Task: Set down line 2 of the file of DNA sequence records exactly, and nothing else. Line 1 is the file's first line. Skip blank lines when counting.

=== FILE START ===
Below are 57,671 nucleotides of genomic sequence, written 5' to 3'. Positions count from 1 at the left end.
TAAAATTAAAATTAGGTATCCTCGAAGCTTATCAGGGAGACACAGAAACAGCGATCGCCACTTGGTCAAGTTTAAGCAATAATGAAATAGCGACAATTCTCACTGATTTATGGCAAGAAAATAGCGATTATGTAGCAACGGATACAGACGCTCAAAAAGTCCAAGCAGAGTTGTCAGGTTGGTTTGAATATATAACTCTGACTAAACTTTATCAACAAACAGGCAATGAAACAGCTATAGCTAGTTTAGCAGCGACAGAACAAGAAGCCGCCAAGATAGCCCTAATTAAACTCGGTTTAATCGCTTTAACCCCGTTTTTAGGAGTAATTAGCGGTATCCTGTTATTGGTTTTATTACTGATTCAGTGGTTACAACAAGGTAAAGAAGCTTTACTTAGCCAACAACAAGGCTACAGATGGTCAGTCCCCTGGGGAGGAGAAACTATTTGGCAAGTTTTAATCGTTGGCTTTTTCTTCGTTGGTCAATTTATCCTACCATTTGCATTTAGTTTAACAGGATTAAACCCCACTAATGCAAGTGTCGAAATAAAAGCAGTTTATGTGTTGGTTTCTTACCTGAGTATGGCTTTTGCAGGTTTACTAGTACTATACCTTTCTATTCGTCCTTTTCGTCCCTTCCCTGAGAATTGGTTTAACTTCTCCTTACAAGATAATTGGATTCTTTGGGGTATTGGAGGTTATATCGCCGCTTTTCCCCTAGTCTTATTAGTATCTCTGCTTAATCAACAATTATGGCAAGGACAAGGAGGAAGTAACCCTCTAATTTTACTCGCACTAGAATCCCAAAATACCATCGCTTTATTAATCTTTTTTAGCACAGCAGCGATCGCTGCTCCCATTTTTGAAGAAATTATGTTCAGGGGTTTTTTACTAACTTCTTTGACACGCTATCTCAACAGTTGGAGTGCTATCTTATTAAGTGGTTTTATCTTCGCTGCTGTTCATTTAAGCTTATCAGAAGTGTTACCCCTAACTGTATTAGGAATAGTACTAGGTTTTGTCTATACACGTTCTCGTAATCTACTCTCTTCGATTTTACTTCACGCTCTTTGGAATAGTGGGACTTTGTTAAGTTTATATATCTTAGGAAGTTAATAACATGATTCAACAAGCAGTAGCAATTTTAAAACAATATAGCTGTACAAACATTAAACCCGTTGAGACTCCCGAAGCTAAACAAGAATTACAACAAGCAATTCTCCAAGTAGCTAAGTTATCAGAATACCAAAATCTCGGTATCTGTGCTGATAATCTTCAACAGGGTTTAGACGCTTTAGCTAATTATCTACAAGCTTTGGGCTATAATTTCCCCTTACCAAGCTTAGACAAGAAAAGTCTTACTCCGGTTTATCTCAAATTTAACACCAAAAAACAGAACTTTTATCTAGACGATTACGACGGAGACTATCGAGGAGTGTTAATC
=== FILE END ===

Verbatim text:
TAAAATTAAAATTAGGTATCCTCGAAGCTTATCAGGGAGACACAGAAACAGCGATCGCCACTTGGTCAAGTTTAAGCAATAATGAAATAGCGACAATTCTCACTGATTTATGGCAAGAAAATAGCGATTATGTAGCAACGGATACAGACGCTCAAAAAGTCCAAGCAGAGTTGTCAGGTTGGTTTGAATATATAACTCTGACTAAACTTTATCAACAAACAGGCAATGAAACAGCTATAGCTAGTTTAGCAGCGACAGAACAAGAAGCCGCCAAGATAGCCCTAATTAAACTCGGTTTAATCGCTTTAACCCCGTTTTTAGGAGTAATTAGCGGTATCCTGTTATTGGTTTTATTACTGATTCAGTGGTTACAACAAGGTAAAGAAGCTTTACTTAGCCAACAACAAGGCTACAGATGGTCAGTCCCCTGGGGAGGAGAAACTATTTGGCAAGTTTTAATCGTTGGCTTTTTCTTCGTTGGTCAATTTATCCTACCATTTGCATTTAGTTTAACAGGATTAAACCCCACTAATGCAAGTGTCGAAATAAAAGCAGTTTATGTGTTGGTTTCTTACCTGAGTATGGCTTTTGCAGGTTTACTAGTACTATACCTTTCTATTCGTCCTTTTCGTCCCTTCCCTGAGAATTGGTTTAACTTCTCCTTACAAGATAATTGGATTCTTTGGGGTATTGGAGGTTATATCGCCGCTTTTCCCCTAGTCTTATTAGTATCTCTGCTTAATCAACAATTATGGCAAGGACAAGGAGGAAGTAACCCTCTAATTTTACTCGCACTAGAATCCCAAAATACCATCGCTTTATTAATCTTTTTTAGCACAGCAGCGATCGCTGCTCCCATTTTTGAAGAAATTATGTTCAGGGGTTTTTTACTAACTTCTTTGACACGCTATCTCAACAGTTGGAGTGCTATCTTATTAAGTGGTTTTATCTTCGCTGCTGTTCATTTAAGCTTATCAGAAGTGTTACCCCTAACTGTATTAGGAATAGTACTAGGTTTTGTCTATACACGTTCTCGTAATCTACTCTCTTCGATTTTACTTCACGCTCTTTGGAATAGTGGGACTTTGTTAAGTTTATATATCTTAGGAAGTTAATAACATGATTCAACAAGCAGTAGCAATTTTAAAACAATATAGCTGTACAAACATTAAACCCGTTGAGACTCCCGAAGCTAAACAAGAATTACAACAAGCAATTCTCCAAGTAGCTAAGTTATCAGAATACCAAAATCTCGGTATCTGTGCTGATAATCTTCAACAGGGTTTAGACGCTTTAGCTAATTATCTACAAGCTTTGGGCTATAATTTCCCCTTACCAAGCTTAGACAAGAAAAGTCTTACTCCGGTTTATCTCAAATTTAACACCAAAAAACAGAACTTTTATCTAGACGATTACGACGGAGACTATCGAGGAGTGTTAATC